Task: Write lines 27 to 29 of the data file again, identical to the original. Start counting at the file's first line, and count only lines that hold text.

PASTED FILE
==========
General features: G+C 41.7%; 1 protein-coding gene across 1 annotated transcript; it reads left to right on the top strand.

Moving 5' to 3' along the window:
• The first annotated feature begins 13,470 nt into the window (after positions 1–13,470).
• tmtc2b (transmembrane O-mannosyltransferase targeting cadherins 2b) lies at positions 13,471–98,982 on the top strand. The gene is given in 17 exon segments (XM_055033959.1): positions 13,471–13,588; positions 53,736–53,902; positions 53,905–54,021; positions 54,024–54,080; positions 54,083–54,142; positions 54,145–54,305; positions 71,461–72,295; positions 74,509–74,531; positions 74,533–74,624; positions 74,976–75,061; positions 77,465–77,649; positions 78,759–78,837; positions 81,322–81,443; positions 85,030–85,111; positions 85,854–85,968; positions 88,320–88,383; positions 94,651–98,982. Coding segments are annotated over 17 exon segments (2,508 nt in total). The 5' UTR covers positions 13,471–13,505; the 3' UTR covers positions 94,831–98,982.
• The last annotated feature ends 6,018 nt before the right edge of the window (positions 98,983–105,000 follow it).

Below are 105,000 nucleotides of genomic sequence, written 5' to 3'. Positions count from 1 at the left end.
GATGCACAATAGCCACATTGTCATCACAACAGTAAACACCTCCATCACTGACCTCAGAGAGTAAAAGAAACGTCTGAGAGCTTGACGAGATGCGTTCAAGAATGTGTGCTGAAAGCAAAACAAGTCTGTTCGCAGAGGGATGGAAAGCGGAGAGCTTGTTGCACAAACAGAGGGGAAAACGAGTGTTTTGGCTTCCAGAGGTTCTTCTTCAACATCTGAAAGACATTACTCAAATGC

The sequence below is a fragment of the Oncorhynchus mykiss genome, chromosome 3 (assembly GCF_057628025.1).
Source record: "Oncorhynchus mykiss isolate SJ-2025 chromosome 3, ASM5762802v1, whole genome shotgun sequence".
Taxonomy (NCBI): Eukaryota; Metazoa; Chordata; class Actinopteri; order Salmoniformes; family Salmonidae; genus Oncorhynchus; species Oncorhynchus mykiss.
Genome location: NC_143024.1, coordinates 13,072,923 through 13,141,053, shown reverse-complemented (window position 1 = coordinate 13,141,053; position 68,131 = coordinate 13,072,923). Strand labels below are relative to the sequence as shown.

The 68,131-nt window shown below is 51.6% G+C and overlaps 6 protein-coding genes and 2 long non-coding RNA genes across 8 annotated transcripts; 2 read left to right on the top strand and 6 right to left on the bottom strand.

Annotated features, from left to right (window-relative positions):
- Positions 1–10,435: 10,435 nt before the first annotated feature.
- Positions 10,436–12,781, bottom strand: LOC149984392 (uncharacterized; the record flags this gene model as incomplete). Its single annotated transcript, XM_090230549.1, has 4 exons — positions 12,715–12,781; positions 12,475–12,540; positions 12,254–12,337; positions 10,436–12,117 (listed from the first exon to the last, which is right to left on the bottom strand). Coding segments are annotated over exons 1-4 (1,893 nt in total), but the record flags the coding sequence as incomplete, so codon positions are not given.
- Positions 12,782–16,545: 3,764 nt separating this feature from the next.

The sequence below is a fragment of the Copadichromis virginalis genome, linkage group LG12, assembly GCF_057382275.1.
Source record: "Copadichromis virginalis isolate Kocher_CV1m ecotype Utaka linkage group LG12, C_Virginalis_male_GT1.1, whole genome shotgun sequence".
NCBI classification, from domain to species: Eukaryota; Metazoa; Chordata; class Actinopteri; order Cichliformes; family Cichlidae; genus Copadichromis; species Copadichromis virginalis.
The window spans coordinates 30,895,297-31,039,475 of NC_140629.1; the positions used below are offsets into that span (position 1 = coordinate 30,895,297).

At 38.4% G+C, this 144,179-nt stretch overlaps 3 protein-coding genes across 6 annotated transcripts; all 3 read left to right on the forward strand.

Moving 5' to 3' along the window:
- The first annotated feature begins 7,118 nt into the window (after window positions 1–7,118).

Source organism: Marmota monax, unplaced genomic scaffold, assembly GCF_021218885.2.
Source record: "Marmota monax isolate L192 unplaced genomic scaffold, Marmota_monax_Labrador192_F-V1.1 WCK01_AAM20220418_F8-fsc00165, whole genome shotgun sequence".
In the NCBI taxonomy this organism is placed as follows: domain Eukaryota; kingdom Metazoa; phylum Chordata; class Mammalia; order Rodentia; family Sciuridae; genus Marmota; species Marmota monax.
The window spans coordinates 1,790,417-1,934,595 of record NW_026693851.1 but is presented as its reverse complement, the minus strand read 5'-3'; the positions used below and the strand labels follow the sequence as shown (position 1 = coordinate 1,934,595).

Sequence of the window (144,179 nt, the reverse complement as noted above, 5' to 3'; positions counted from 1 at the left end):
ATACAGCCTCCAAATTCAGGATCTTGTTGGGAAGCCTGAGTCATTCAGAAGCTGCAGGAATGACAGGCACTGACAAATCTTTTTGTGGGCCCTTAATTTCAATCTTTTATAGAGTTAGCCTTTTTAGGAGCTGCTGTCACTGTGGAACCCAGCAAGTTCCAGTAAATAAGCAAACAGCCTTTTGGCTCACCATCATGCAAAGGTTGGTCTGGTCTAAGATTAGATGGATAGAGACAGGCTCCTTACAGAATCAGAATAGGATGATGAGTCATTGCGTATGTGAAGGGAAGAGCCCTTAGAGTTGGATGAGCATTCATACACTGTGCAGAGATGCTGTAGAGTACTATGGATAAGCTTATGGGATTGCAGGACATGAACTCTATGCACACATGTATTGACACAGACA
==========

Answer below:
The window spans coordinates 1,790,417-1,934,595 of record NW_026693851.1 but is presented as its reverse complement, the minus strand read 5'-3'; the positions used below and the strand labels follow the sequence as shown (position 1 = coordinate 1,934,595).

Sequence of the window (144,179 nt, the reverse complement as noted above, 5' to 3'; positions counted from 1 at the left end):
ATACAGCCTCCAAATTCAGGATCTTGTTGGGAAGCCTGAGTCATTCAGAAGCTGCAGGAATGACAGGCACTGACAAATCTTTTTGTGGGCCCTTAATTTCAATCTTTTATAGAGTTAGCCTTTTTAGGAGCTGCTGTCACTGTGGAACCCAGCAAGTTCCAGTAAATAAGCAAACAGCCTTTTGGCTCACCATCATGCAAAGGTTGGTCTGGTCTAAGATTAGATGGATAGAGACAGGCTCCTTACAGAATCAGAATAGGATGATGAGTCATTGCGTATGTGAAGGGAAGAGCCCTTAGAGTTGGATGAGCATTCATACACTGTGCAGAGATGCTGTAGAGTACTATGGATAAGCTTATGGGATTGCAGGACATGAACTCTATGCACACATGTATTGACACAGACA